The progress we have made in the United States regarding gender equality is largely the product of the trailblazers who came before us. These women paved the way for many of the feminist movements taking place today by fighting for their rights and the rights of generations to come. One woman, Judge Phyllis A. Kravitch, is a shining example, as she battled workplace prejudice in a completely male-dominated world to build a monumental legal career in the 1940s.
Phyllis Adele Kravitch was born in Savannah, Georgia on August 23rd, 1920, and attended Savannah High School. She then graduated Goucher College in Baltimore in 1941, and after struggling to find a law school that would admit her, she was accepted at her father’s alma mater, the University of Pennsylvania.
Kravitch spent decades overcoming obstacles. She embarked on her legal career in Georgia in 1944, even though women were not allowed to sit on juries in her state until 1953. Despite graduating second in her class at UPenn, in an interview with American Bar Association she revealed that she was turned down upon applying for a clerkship at the Supreme Court because no woman had ever clerked there before. For fear of unconventionality (and because of blatant sexism) Kravitch was denied the job that she deserved.
After being turned down by employers several times for being a woman and for being Jewish, Kravitch decided to head back to Georgia to work for her father, Aaron Kravitch. He, too, had a law degree, and, like his daughter, he was quite progressive. His work focused on helping black and indigenous clients in need of representation.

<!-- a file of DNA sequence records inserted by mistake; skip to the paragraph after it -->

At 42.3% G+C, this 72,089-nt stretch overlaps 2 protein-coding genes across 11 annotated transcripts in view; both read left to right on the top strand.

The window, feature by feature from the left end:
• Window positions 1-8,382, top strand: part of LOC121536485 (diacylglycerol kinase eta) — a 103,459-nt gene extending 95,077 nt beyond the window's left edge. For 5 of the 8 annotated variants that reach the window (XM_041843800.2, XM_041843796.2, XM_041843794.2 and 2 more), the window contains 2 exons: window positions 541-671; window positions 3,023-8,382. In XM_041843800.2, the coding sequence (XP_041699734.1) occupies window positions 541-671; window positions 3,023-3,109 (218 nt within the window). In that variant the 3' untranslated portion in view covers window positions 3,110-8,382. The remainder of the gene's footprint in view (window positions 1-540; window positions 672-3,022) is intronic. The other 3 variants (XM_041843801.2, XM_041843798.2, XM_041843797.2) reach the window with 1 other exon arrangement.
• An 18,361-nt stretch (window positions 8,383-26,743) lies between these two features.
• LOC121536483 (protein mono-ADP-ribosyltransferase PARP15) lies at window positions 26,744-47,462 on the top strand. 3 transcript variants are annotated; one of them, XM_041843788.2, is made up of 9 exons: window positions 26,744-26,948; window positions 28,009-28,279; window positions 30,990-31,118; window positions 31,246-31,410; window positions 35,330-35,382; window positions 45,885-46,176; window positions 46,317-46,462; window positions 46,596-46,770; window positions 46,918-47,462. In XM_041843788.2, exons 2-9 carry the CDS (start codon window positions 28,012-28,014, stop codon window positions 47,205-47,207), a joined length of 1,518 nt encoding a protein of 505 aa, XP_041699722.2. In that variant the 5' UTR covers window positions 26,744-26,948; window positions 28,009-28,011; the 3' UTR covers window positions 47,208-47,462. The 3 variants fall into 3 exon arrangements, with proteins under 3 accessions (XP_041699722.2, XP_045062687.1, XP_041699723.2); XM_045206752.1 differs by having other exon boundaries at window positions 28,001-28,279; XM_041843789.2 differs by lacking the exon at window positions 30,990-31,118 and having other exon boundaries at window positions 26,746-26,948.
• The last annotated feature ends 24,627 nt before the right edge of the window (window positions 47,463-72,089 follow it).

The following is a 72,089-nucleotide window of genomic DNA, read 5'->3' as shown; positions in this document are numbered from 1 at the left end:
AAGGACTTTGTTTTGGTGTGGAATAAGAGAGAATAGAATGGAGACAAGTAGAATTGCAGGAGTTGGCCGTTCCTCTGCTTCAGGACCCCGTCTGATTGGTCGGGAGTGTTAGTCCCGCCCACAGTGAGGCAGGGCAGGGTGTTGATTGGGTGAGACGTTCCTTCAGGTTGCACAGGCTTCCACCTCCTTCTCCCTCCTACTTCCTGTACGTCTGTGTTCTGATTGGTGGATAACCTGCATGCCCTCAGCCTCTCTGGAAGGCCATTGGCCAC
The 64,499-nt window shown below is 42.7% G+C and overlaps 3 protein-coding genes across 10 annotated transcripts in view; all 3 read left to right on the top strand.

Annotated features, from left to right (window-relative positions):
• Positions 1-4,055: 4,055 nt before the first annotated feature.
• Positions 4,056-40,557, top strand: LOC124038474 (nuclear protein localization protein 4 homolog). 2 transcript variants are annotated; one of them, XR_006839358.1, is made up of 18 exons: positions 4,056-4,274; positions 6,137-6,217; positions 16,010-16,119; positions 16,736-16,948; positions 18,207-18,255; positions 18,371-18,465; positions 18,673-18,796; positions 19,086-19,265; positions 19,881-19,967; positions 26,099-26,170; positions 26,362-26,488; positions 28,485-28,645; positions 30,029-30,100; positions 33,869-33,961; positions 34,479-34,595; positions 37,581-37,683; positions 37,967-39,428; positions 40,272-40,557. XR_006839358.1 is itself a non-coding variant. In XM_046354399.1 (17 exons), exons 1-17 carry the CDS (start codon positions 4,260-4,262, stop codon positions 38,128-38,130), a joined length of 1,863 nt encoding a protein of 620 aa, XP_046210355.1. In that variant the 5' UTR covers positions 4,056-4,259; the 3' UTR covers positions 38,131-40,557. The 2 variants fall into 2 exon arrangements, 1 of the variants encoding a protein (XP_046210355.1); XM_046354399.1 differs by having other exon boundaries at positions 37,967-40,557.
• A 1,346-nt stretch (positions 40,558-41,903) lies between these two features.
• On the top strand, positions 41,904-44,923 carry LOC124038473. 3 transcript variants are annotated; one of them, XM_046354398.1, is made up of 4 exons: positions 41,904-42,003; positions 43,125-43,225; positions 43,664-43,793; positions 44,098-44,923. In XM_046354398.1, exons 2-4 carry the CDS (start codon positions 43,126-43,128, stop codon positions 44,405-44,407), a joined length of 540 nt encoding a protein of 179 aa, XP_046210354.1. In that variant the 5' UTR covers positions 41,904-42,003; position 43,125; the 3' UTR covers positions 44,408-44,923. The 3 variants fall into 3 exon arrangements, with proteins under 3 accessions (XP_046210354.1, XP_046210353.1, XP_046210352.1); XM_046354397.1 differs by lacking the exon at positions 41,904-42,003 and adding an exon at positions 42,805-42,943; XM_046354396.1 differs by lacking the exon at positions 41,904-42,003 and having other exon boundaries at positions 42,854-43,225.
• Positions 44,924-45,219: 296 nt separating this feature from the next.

Eventually, Kravitch became the first female president of the Savannah Bar Association in 1975 and a Georgia Superior Court judge the next year. In 1979, she became the third woman appointed to a United States Court of Appeals.
The New York Times reports that Kravitch believed her gender eventually began to work in her favor. The juries, completely populated with Southern men, were supposedly very “protective” of her, which may have given her an upper hand in the courtroom.
Kravitch was first put on the Court of Appeals for the Fifth Circuit by Jimmy Carter in 1979. Carter appointed many female minority judges during his presidency. She also served in the 11th Circuit, and after stepping down was replaced by another woman, Judge Frank M. Hull. Hull said about Kravitch, “She really sacrificed and gave her life to the law.” Judge Kravitch continued to serve until 2015, even though she was partially retired.
After a lifetime of achievements, on June 15th, Kravitch’s influential career came to a quiet end when she died at a hospital near her home in Atlanta. She was 96, and is survived by two sisters, Bernice Mazo and Sally Scharf.
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